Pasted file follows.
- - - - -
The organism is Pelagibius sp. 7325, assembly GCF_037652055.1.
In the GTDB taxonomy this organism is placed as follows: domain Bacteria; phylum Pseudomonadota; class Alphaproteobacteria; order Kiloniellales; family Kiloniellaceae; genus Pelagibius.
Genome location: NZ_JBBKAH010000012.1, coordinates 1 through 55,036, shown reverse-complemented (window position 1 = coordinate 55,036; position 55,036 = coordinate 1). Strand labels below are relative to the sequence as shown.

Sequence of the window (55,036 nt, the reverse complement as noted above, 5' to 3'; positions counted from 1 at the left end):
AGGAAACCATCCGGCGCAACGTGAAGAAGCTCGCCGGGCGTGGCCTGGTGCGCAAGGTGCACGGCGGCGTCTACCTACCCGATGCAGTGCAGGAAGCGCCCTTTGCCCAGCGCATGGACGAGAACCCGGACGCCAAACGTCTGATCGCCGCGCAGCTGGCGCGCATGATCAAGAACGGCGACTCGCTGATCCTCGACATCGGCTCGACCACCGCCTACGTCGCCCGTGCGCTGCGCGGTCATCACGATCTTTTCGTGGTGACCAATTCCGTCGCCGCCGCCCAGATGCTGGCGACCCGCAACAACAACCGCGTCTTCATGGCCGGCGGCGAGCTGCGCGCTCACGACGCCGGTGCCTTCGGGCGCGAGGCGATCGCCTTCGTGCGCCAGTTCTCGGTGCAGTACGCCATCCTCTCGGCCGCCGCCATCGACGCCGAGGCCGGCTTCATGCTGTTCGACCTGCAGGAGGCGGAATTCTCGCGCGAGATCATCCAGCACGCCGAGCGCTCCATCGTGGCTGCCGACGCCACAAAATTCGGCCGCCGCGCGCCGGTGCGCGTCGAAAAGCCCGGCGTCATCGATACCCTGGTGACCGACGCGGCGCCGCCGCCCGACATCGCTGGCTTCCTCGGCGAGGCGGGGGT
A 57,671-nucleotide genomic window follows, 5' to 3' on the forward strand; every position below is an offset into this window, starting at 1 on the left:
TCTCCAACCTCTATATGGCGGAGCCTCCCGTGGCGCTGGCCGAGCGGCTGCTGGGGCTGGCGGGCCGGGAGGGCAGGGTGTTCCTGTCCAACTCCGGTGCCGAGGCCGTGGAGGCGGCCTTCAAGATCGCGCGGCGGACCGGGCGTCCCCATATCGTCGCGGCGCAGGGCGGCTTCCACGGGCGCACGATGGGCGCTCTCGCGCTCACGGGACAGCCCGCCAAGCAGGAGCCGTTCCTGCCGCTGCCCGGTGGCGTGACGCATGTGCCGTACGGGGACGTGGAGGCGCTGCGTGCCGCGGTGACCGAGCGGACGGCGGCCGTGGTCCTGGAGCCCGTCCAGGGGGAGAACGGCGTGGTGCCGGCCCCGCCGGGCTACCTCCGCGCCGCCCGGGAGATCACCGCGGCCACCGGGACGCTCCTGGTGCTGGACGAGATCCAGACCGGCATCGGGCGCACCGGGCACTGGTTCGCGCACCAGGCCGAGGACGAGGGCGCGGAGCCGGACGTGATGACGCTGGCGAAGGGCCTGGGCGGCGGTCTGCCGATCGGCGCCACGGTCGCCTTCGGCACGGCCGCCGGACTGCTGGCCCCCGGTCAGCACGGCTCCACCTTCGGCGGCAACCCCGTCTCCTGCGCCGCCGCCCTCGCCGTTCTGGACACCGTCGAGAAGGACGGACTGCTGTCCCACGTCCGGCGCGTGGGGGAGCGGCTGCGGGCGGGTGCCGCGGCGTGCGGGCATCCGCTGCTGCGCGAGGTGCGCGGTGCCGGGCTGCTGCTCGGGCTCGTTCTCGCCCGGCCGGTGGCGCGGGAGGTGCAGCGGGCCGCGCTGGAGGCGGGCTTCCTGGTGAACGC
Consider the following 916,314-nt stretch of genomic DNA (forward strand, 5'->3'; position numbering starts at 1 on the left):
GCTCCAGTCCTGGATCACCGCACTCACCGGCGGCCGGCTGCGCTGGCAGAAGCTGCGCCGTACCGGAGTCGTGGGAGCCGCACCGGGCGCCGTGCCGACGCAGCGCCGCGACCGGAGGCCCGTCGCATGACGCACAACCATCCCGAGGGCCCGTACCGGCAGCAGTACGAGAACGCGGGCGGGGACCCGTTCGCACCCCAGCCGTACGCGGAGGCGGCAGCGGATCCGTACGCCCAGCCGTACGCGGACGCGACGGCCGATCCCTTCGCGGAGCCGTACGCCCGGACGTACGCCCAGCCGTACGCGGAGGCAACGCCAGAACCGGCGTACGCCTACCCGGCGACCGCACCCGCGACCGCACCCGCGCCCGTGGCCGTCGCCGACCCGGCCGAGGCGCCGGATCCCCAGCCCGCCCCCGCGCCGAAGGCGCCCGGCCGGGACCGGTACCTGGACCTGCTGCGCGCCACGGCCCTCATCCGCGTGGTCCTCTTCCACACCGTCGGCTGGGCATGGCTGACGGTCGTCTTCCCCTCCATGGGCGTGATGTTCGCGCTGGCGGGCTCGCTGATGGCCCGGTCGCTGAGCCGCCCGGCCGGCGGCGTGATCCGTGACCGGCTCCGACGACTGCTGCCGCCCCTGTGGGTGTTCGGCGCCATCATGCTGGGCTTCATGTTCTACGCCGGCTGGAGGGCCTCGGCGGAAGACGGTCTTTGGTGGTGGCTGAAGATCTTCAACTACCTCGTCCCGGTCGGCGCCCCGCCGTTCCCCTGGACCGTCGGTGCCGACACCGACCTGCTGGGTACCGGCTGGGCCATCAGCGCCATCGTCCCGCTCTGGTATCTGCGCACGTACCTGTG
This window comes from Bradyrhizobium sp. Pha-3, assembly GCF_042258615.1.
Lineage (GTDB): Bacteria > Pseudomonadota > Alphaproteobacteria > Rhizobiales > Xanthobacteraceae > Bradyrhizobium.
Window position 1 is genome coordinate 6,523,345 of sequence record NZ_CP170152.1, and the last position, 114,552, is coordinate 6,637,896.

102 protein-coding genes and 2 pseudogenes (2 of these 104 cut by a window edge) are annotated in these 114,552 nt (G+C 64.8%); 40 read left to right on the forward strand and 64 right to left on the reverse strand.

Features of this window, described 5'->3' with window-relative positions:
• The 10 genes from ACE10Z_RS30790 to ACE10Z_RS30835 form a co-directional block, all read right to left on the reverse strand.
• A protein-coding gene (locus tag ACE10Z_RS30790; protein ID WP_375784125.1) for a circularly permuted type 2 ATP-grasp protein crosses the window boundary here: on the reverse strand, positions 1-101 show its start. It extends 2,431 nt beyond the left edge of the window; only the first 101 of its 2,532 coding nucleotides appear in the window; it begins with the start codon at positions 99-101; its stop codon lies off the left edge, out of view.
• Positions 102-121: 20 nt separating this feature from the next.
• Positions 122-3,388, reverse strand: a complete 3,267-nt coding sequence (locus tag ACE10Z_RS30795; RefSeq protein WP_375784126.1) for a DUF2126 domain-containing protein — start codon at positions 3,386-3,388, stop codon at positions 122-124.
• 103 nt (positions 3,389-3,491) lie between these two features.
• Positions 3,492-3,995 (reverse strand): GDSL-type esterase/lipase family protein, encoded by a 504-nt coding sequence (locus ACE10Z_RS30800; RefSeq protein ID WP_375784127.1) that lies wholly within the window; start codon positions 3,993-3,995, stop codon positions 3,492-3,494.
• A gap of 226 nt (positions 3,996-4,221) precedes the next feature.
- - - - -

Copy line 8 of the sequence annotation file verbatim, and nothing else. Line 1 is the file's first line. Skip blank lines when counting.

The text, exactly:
Consider the following 916,314-nt stretch of genomic DNA (forward strand, 5'->3'; position numbering starts at 1 on the left):